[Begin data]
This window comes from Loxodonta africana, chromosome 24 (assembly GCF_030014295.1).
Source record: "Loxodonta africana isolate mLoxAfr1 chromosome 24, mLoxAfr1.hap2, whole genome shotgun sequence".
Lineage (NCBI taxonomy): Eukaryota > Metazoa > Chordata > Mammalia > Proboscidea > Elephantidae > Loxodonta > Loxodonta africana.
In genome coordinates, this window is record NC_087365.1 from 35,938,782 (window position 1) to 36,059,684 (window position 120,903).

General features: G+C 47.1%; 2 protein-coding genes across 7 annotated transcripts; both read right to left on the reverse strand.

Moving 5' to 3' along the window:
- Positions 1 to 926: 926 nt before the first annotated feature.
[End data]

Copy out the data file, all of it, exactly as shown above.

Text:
This window comes from Loxodonta africana, chromosome 24 (assembly GCF_030014295.1).
Source record: "Loxodonta africana isolate mLoxAfr1 chromosome 24, mLoxAfr1.hap2, whole genome shotgun sequence".
Lineage (NCBI taxonomy): Eukaryota > Metazoa > Chordata > Mammalia > Proboscidea > Elephantidae > Loxodonta > Loxodonta africana.
In genome coordinates, this window is record NC_087365.1 from 35,938,782 (window position 1) to 36,059,684 (window position 120,903).

General features: G+C 47.1%; 2 protein-coding genes across 7 annotated transcripts; both read right to left on the reverse strand.

Moving 5' to 3' along the window:
- Positions 1 to 926: 926 nt before the first annotated feature.